I’m pretty sure he says, “F- them! F- them all!” (which is why I love Oleg so much too!)


* P.S. We love you. is the i.heart.july continuing tribute to the spirit of Peter Sagan.

And They’re Off… TdF 2018 Stage 1 Recap

After what seemed like a cascade of crashes in the last 10 km, stage 1 goes to the Colombian sprinter Fernando Gaviria of the Quick-Step team finishing just ahead of Peter Sagan. History, and the fact that he’s got the best sprint team behind him, would say this win for Gaviria means it’s going to be his tour, as far as the sprinter’s go.

At the 1.5 km mark, Gaviria had five Quick-Step riders leading him out. No other team came close to that. Sagan expertly free-lanced as usual, but with the amount of fire-power generated by his team and the fact that Gaviria is just wicked fast and can hold it  longer than any other sprinter, it was too much for Sagan to overcome. I believe Sagan is happy with a second place finish today AND to have been spared from those crashes.

GC contenders Ritchie Porte, Adam Yates, and Chris Froome all crossed the finish line in a second group losing about 50 seconds on their GC competitors due to those aforementioned crashes. Froome himself went down, but recovered quickly and didn’t  look too beat up. Nevertheless, a crash is a crash and he’ll be riding with some pain over the next few days.

Nairo Quintana ended up down even further due to a flat tire outside the 3 km neutralization zone. (Any incident that causes a rider to lose time within 3 km of the finish automatically receives the same time as the finishing group. This did not work in Quintana’s favor today. Nor did the fact that there are 2 other leaders on his team! I didn’t see one Movistar rider help bring Quintana back into a main group.)

American Lawson Craddock had the ugliest spill with a busted up eye and a hurt shoulder but he finished the stage and so far no withdrawal notice on him.

So it’s Gaviria in yellow entering Stage 2 where we’ll get to see the sprint teams battle it out again over the 182.5 km course in western France. (Gaviria also took the first green and white jersey spot.)

Speaking of jersey winners, the podium girls are back afterall! I’ll have to research what happened with that because a few months ago all the outlets spilled that the Tour de France was following Formula 1 in eliminating them from the sport. Stand by…

Introducing… P.S. We love you.

Last year, my inaugural Tour de France blogging session was interrupted by the crash at Stage 4 involving Mark Cavendish and Peter Sagan. Because the decision to DQ Sagan was so controversial (and in my opinion a huge UCI blunder) and because Sagan provides so much dynamism, inspiration, and animation to the Tour, I kept Sagan in MY 2017 Tour by dedicating the rest of my 2017 TdF blogging to Peter Sagan.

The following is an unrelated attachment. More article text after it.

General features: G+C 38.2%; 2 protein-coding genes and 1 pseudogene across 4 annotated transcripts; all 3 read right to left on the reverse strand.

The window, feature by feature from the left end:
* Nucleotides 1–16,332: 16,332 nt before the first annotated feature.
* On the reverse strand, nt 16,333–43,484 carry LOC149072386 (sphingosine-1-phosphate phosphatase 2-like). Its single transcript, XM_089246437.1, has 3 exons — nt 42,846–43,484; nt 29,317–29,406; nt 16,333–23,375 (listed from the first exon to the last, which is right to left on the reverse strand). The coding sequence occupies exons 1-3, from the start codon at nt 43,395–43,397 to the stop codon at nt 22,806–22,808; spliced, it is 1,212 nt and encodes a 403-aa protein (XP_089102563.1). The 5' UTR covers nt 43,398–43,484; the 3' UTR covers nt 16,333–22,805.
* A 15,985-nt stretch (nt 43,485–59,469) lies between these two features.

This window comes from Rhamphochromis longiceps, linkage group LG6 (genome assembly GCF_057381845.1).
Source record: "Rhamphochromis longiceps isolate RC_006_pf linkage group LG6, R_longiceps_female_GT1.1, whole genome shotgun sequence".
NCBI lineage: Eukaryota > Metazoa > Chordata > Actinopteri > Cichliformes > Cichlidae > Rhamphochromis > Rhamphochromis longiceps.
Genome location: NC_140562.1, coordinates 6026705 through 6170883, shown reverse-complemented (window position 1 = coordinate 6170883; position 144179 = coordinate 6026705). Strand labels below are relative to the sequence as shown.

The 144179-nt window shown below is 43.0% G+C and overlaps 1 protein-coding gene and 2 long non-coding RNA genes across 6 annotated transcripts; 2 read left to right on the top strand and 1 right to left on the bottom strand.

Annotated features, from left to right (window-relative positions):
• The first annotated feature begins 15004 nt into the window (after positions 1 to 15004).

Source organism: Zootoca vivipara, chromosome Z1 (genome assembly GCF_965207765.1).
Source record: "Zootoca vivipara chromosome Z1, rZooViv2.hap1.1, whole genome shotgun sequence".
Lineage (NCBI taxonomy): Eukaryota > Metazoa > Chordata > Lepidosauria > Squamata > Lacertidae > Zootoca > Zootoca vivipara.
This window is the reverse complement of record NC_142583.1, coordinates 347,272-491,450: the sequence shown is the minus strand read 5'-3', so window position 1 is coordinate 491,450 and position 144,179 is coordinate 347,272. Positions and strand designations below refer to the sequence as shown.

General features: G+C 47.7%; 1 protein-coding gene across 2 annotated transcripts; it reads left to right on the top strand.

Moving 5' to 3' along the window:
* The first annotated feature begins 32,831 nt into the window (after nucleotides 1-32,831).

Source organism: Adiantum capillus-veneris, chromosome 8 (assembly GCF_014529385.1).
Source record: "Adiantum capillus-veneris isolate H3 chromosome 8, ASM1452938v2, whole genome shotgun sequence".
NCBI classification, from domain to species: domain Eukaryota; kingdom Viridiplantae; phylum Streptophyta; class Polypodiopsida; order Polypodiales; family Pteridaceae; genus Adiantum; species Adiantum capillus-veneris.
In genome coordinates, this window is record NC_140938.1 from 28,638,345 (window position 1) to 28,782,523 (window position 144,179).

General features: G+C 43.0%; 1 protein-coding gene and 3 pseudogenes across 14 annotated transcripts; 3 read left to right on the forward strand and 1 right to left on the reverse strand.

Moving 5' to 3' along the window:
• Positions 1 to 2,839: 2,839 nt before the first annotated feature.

This year, I’m keeping that going with the introduction of P.S. We love you. — an i.heart.july blog exclusive feature that highlights the spirit of Sagan.

Today’s P.S. We Love You. is from an interview before Stage 1 in which reporter Steve Schlanger does his best to get the inside scoop from Sagan.

Steve Schlanger (SS): What’s your strategy for today’s sprint?

PS: I have never some strategy. I’m going by moment.

SS: When you decide to look for that key moment, how does it play out in your head?

PS: Well, you have to feel it.

SS: What is that feeling based off of? What kind of instinct? What tells you now it’s time to go?

PS: I think a lot of things you cannot learn. You have to have insight, or you have to feel it, by the moment, by heart, by your decision. It’s not about I’m going to teach you how to do it.

Paul Liggett: Good try Steve, but Peter never does give much away.”






Le Tour 2018

It’s my most favorite time of the year once again… just hours from the start of Stage 1 of the 2018 Tour de France.

I’m excited to be watching from Colorado again this year, and for a much longer period time. (Last year I was in Denver for a few days of the Tour, and this year I’ve got a full 2 weeks in the mile-high city.)

Now, to more important things… Peter Sagan. 😀

Just kidding. (sort of)

After he was “outrageously” DQ’d last year, Sagan is back with the Bora-Hansgrohe team and I believe hungry for redemption. The world champion will certainly be exciting to watch as he’s got some new competition from the next “generation” of rising star sprinters this year, Cavendish is focused on winning 4 stages to tie Eddie Merckx’s record 34 stage wins, and there’s a cobbles stage completing in Roubaix, where Sagan won impressively earlier this year.

But wait, there’s more! This year’s Tour holds A LOT to be excited about. Here’s a list from off the top of my head:

  • Will Mark Cavendish really be thinking “about the consequences more” and NOT crash?
  • The 65 km mountain Stage 17, the shortest stage in the last 30 years
  • The cobbles of Stage 9